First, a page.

Florence Price: Symphony No. 4 in D minor
Florence Beatrice Price (1887-1953) was “the first African American woman to win widespread recognition as a symphonic composer, rising to prominence in the 1930s.” She was born into a middle-class family in Little Rock, Arkansas, but moved away from the southern United States in search of new professional opportunities. The opportunity for “advanced musical training was unavailable for women of color in the South,” so she enrolled at the New England Conservatory to study organ and piano pedagogy. After graduation, she did return to the South, but escaping increased racial oppression the family moved to Chicago. Price continued her studies with Carl Busch, Wesley La Violette, and Arthur Olaf Anderson. With support of “leading figures within the Chicago Black Renaissance, Price’s works won several contests designed to support black composers.” Price achieved national recognition when she won first prize in the Wanamaker competition for her Symphony in E minor. “With the symphony’s premiere in 1933 by the Chicago SO under Frederick Stock, Price became the first African American woman to have an orchestral work performed by a major American orchestra.” Price quickly garnered attention from musical luminaries like contralto Marian Anderson, with whom she collaborated extensively. “In her large-scale works Price’s musical language is often conservative in keeping with the Romantic nationalist style of the 1920s–40s,” and we can hear some stylistic debt to Dvořák. However, her “music also reflects the influence of her cultural heritage and the ideals of the “Harlem renaissance” of the 1920s–30s. Florence Beatrice Price broke down racial barriers and greatly advanced the cause of minority women composers. She is not only a wonderful composer but also a civil rights heroine.
Johanna Senfter: Symphony No. 4 in B flat Major, Op. 50
The treatment of women in the world of classical music has been nothing short of scandalous. Take Johanna Senfter (1879-1961) as an example. Exceptionally talented she entered the Frankfurt conservatory at the age of 14 and subsequently went to Leipzig to study with Max Reger. Reger truly appreciated her “exceptional gifts as a composer” and continued to offer his protégée the benefit of his expert advice even when she was no longer officially his student. Though rigorous as a teacher, “Reger was to become an increasingly enthusiastic champion of Johanna Senfter’s work and a friend of her family.” Senfter won the Arthur Nikisch prize for composition in 1910, and as one of the most prolific female composers of the 20th century composed over 130 vocal and instrumental works. Incredibly active within the world of music Senfter founded the Oppenheim Music Society in 1921 and organized her own concert series and performances. Two years later she founded the Oppenheim Bach Society and regularly organized performances of the music of Bach. Senfter steered clear of twelve-tone and serial compositions, but developed techniques and harmonies in the late-Romantic style. She composed nine symphonies “whose formal designs reveal the influence of Anton Bruckner.” Given such an illustrious career and musical portfolio, it is inexcusable that we don’t hear her music with some kind of frequency.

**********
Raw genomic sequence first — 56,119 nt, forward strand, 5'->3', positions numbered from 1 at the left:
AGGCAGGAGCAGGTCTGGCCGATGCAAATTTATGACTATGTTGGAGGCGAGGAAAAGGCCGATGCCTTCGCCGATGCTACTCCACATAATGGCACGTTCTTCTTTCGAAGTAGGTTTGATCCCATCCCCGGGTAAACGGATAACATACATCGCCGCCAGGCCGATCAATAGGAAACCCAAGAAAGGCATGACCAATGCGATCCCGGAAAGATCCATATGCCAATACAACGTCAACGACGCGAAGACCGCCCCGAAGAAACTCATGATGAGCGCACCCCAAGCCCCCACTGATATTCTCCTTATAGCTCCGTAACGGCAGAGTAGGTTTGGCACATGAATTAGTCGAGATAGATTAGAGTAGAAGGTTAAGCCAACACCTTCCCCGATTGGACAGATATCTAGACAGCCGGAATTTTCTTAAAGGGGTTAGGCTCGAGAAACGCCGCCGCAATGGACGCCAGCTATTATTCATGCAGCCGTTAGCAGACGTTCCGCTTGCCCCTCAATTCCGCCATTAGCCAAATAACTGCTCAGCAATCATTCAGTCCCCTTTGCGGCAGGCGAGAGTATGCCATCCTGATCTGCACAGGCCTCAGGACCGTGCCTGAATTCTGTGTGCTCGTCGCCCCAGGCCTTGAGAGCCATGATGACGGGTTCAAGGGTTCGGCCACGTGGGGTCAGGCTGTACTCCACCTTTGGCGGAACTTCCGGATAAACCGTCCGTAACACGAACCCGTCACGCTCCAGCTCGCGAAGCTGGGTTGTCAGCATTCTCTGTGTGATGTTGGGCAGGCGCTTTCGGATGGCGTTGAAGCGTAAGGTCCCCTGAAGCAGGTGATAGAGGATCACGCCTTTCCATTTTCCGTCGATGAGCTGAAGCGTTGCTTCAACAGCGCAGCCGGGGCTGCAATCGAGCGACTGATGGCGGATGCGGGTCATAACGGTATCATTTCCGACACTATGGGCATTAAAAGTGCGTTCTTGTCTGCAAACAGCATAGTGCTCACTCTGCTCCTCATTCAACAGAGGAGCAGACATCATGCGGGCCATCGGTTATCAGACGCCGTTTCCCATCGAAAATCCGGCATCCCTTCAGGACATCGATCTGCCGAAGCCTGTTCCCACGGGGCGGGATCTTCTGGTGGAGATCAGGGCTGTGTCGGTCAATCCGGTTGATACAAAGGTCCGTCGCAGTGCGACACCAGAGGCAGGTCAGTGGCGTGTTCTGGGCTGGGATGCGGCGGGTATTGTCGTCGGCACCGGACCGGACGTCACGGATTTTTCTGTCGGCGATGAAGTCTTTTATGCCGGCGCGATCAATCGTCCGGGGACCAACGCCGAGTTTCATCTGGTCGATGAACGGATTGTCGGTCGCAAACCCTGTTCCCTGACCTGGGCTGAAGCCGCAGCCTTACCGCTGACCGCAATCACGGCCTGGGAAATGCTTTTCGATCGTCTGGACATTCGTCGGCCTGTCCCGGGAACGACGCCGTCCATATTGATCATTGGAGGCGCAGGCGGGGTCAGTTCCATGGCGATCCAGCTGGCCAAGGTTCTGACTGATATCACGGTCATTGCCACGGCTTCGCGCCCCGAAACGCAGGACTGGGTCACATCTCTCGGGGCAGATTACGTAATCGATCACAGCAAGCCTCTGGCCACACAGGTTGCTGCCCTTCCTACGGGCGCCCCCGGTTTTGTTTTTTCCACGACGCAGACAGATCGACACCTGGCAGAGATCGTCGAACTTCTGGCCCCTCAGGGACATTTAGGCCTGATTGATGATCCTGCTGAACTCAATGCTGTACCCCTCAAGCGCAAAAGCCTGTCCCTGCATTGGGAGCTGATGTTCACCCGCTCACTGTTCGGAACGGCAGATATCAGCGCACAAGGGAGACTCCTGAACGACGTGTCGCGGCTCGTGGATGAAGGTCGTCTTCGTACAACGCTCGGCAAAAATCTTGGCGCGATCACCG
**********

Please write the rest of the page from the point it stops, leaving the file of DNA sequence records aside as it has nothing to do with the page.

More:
Judith Lang Zaimont: Symphony No. 4 “Pure, Cool (Water)”
Critics have called Judith Lang Zaimont “a composer worthy of broad recognition, whose high-voltage glittering works prove completely satisfying.” She started her career as a pianist, having studied at Juilliard. Subsequently, she studied composition at Queens College and Columbia University, and orchestration in Paris. Her compositions are internationally recognized and known for “a distinctive style expressing strength and dynamism.” Lang Zaimont received a 2003 Aaron Copland Award, and the 2015 American Prize in Chamber Music Composition. Highly active as a music educator, she also became a much-revered writer. Her book Contemporary Concert Music by Women, is deemed a landmark publication, and countless essay have appeared in a wide variety of scholarly journals. She was the creator and editor-in-chief of the critically acclaimed three-volume book series, The Musical Woman: An International Perspective, receiving the international musicology award. Her music is crafted in a harmonic language that is intriguing, and although the overall sound world is relatively dissonant, it retains its tonal underpinning. A critic wrote, “There is much variety of atmosphere, and Zaimont clearly possesses a keen sense of characterization, pacing, and drama.” Her 4th symphony “is a full-length orchestral work celebrating water in its naturally-occurring states—flowing, frozen, falling, still, and turbulent. Over the course of five separate movements the composer draws specific musical connections with the differing characters of this most essential resource in all its common guises.” Classical music has to be curated from a perspective of inclusion and diversity, and thus we continue our exploration of orchestral music we don’t hear everyday with symphonies by Kaprálová, Amy Beach, Lera Auerbach, Mary Dickenson-Auner, Augusta Holmès, Libby Larsen, Emilie Mayer, Alla Pavlova, Ethel Smyth, Chen Yi, and Allen Taaffe Zwilich.